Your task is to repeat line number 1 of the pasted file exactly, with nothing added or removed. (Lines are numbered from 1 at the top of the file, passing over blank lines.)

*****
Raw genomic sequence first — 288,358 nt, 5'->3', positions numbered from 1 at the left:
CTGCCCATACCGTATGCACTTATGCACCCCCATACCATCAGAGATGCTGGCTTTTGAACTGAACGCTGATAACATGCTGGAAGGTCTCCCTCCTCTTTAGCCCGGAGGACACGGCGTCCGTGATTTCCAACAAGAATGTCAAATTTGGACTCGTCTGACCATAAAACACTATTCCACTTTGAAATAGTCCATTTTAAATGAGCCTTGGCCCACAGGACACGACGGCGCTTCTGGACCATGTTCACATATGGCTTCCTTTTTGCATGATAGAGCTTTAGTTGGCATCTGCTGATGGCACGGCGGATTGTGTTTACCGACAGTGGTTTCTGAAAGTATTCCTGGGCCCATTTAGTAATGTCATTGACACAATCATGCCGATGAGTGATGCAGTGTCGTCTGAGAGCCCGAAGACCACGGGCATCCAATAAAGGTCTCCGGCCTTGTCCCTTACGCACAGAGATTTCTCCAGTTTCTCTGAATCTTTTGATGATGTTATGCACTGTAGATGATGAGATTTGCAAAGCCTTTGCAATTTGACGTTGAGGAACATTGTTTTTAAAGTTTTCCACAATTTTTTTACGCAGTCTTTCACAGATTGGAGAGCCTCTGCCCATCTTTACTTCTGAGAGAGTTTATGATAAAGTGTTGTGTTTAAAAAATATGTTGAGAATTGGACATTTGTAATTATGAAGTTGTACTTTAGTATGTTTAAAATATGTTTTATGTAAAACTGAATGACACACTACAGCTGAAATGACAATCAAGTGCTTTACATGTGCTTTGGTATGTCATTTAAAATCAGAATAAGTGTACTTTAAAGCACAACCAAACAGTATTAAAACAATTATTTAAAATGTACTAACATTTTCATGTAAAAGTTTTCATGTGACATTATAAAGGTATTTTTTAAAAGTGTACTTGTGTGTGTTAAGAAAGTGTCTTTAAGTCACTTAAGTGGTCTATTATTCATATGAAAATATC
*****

Raw genomic sequence first — 288,358 nt, 5'->3', positions numbered from 1 at the left: